Where is Harvey headed next? What we know now

NBC's Sarah Dallof is live on Sunday morning with the latest on Hurricane Harvey.

The fiercest hurricane to hit the U.S. in more than a decade came ashore late Friday about 30 miles northeast of Corpus Christi as a mammoth Category 4 storm with 130 mph winds. Harvey weakened to a tropical storm by midday Saturday and by 4 a.m. Sunday the National Hurricane Center said Harvey continued to cause “catastrophic flooding in southeastern Texas.”

Tracking Harvey is not easy. There is no exact consensus for what it will do long term, and the most likely scenario is the storm meanders around the region for a couple of days.

More: Why Hurricane Harvey's future is so uncertain, hard to predict

The National Weather Service is cautioning that the continued threat of Harvey, which is now pummeling Houston with heavy rainfall, is flash flooding.

Here's more of what we know about Harvey at the moment:

Where is the storm now?

The hurricane center says in its 4 a.m. Sunday update that Harvey remains stationary about 45 miles northwest of Victoria, Texas.

Are there any deaths?

At least two people have died from the storm.

Aransas County Sheriff Bill Mills said Saturday that a man was discovered dead in his home, which was destroyed by a fire. Mills also said 30 to 40 people remained unaccounted for as of Saturday evening.

Late Saturday, a Houston official confirmed a death there due to flooding, when a woman apparently tried to exit her car on a flooded road.

How strong is the storm?

Harvey was downgraded to a tropical storm Saturday afternoon, with sustained winds weakening from 60 mph down to 45 mph, the National Weather Service said.

What is the damage?

Authorities don't know the full scope of damage because weather conditions are preventing emergency crews from getting into the hardest-hit places.

Texas Gov. Greg Abbott said about 300,000 customers were without power statewide and it would probably be several days before electricity is restored.

Some of the worst damage appeared to be in Rockport, a coastal city of about 10,000 that was directly in the storm’s path. The mayor said his community took a blow “right on the nose” that left “widespread devastation,” including homes, businesses and schools that were heavily damaged. Some structures were destroyed.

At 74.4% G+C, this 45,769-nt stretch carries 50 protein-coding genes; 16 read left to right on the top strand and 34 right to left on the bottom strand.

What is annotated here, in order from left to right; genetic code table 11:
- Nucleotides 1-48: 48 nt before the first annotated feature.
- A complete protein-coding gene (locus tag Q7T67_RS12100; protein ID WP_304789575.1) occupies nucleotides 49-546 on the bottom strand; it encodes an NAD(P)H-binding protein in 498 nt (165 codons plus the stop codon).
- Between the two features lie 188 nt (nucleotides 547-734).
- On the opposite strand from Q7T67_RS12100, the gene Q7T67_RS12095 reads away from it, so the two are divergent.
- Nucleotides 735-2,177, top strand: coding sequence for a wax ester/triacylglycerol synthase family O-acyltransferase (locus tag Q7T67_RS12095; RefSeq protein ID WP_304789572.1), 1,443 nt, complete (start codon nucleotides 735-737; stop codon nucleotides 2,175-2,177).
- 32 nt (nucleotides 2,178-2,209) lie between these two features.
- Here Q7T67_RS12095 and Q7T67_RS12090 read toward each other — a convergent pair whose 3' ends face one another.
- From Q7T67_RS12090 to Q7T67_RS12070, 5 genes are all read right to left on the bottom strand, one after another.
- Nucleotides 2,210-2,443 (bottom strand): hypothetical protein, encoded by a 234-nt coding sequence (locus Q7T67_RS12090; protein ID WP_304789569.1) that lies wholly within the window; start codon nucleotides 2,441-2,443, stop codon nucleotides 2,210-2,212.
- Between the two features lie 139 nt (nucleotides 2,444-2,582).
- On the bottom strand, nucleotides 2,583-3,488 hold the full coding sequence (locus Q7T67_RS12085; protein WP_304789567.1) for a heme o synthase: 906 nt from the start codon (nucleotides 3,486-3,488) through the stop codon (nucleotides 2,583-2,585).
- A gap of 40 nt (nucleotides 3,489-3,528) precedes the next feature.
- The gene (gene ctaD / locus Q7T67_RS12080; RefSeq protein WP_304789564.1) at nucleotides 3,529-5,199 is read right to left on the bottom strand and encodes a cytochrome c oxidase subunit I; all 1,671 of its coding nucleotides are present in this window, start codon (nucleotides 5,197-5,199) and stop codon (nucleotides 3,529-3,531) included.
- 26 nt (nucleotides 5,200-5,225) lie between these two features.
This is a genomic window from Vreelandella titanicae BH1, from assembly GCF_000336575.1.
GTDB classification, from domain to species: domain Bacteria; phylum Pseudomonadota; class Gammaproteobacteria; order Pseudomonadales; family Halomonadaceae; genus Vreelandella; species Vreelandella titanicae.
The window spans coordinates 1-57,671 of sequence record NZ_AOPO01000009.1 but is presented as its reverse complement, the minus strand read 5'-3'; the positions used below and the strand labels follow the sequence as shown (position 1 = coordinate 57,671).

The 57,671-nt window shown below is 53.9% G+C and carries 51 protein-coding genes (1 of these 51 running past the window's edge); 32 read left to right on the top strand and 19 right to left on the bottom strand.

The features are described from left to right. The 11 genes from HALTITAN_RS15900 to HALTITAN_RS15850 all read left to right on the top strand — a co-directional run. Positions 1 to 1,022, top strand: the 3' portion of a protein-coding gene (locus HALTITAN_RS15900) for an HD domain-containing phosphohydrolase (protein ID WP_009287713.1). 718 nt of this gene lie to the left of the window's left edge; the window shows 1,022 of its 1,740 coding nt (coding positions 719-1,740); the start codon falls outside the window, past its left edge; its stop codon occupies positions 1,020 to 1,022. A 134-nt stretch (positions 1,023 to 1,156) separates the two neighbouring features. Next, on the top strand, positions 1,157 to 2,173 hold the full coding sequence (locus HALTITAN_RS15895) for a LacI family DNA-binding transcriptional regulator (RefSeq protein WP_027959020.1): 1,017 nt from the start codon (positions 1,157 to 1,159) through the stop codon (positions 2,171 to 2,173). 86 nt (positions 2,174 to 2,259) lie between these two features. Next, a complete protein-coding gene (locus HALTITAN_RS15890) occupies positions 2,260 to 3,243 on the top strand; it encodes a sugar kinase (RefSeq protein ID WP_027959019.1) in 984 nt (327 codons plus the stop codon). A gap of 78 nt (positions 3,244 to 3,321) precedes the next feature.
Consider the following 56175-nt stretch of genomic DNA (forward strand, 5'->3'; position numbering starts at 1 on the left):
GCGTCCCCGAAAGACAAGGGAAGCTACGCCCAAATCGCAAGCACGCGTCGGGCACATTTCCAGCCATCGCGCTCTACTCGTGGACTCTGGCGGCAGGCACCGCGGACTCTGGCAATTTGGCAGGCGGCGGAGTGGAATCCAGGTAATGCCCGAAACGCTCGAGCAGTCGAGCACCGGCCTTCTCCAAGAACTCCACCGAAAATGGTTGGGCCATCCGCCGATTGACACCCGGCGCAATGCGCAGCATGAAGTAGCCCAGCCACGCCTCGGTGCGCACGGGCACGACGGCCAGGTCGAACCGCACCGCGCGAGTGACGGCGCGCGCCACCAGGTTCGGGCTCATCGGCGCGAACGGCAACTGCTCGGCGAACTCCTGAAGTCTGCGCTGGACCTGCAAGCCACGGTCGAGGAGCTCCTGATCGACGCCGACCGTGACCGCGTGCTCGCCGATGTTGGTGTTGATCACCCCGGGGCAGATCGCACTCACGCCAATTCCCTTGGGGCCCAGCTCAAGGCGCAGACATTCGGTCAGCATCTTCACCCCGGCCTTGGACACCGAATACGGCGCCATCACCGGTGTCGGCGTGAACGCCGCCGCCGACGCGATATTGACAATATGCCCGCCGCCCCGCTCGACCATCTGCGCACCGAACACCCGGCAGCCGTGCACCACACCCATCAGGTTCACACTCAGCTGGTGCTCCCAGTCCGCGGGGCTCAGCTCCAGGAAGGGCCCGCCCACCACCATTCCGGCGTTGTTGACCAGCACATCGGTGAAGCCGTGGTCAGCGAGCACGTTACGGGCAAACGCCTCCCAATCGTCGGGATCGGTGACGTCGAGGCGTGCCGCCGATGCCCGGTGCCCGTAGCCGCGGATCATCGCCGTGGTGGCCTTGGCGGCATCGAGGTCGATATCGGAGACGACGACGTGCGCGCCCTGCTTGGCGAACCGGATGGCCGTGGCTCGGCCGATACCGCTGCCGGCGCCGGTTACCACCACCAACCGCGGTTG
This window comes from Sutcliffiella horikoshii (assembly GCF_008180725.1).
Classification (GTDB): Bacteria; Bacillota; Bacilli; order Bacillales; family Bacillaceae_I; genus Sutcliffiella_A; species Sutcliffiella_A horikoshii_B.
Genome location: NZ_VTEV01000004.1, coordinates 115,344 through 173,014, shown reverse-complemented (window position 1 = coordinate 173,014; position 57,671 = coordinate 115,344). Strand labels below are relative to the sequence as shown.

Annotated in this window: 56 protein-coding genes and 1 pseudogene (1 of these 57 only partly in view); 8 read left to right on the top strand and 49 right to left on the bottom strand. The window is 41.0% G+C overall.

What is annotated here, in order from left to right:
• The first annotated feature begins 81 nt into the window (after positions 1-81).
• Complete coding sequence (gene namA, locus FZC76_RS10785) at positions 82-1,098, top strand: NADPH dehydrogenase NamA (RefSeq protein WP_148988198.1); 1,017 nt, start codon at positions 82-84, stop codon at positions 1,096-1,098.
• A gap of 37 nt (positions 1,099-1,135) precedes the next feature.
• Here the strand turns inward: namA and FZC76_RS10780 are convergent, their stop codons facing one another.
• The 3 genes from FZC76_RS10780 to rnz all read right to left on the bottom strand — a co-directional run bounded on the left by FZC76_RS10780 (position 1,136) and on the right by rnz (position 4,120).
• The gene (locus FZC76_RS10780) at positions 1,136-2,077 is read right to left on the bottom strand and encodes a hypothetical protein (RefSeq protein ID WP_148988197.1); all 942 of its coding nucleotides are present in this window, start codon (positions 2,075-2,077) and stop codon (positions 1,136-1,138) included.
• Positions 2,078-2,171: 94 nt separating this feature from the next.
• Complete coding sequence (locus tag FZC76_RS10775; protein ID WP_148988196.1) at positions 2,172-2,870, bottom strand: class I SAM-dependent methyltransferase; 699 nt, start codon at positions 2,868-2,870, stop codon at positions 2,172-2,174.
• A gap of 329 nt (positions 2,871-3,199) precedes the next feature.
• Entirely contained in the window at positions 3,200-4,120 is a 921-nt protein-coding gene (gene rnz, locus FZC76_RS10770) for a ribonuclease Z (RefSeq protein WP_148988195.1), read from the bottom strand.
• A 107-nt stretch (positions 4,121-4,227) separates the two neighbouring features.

The Corpus Christi port was closed with extensive damage. Because the city is the third-largest petrochemical port in the nation, the agency will be on the lookout for spills, Hahn said.

“It was like being in another world,” said David Cameron, assistant chief of the volunteer fire department in Fulton, a seaside community just north of Rockport. “And there’s still a lot to do.”

More: Hurricane Harvey: Beautiful but terrifying images of a monster storm

Related: Why Hurricane Harvey's future is so uncertain, hard to predict

Update on shooting @ 7100 Ficus Ct. homeowner shot intruder. Victim @ Hosp. with gunshot wound was coherent when medics took him. PIO Pace

— Corpus Christi PD (@CorpusChristiPD) August 26, 2017


The hurricane also left some 20,000 passengers stranded on four cruise ships that found conditions too dangerous to return to Galveston, KTRK-TV reported. The Carnival Valor and Carnival Freedom, which planned to return to Galveston on Friday, will instead head for New Orleans, according to the Houston Chronicle.

Is the storm still a threat?

The National Weather Service warned Saturday morning that water, not wind, is the biggest threat to life, adding, "Danger from #Harvey still very real."

EMERGENCY MANAGEMENT HAS REQUESTED: IF HIGHEST FLOOR OF YOUR HOME BECOMES DANGEROUS...GET ON THE ROOF. #houwx #glswx #txwx #Harvey 

— NWS Houston (@NWSHouston) August 27, 2017


Rainfall totals varied across the region, with Corpus Christi and Galveston receiving around 3 inches (8 centimeters), Houston 7 (18 centimeters) and Aransas 10 (25 centimeters). Tiny Austwell got 15 inches (38 centimeters).

Harvey "may be nothing short of a flooding disaster," for Texas, according to AccuWeather meteorologist Alex Sosnowski, who said some communities could be underwater for days. Forecasters were already measuring 28-foot-high waves near the eye of the storm.

How has the federal government responded?

The hurricane posed the first major emergency management test of President Trump’s administration.

The Federal Emergency Management Agency (FEMA) granted Abbott's request for a Presidential Disaster Declaration in response to the hurricane. Ahead of the storm, Abbott declared a state of disaster for 30 counties.

President Trump said on Twitter Saturday that his office would "remain fully engaged w/ open lines of communication."  Trump also tweeted that he was in contact with the governors of Texas and Louisiana. "I have spoken w/ @GovAbbot of Texas and @LouisianaGov Edwards. Closely monitoring #HurricaneHarvey developments & here to assist as needed," Trump's tweet read.

At the request of the Governor of Texas, I have signed the Disaster Proclamation, which unleashes the full force of government help!

— Donald J. Trump (@realDonaldTrump) August 26, 2017


How does it compare to past hurricanes in the U.S.?

Harvey was the first major hurricane — classified as Category 3 or above — to hit the U.S. in over a decade when it made landfall as a Category 4 storm. It was the strongest to strike Texas since 1961’s Hurricane Carla, the most powerful Texas hurricane on record.

#Harvey made landfall at 10 PM CDT as a category 4 hurricane near Rockport, Texas, with max winds of 130 mph and min pressure of 938 mb. 

— NHC Atlantic Ops (@NHC_Atlantic) August 26, 2017

RELATED | From Dennis to Matthew: All the hurricanes that hit the U.S. since 2005

Contributing: The Associated Press

USA TODAY


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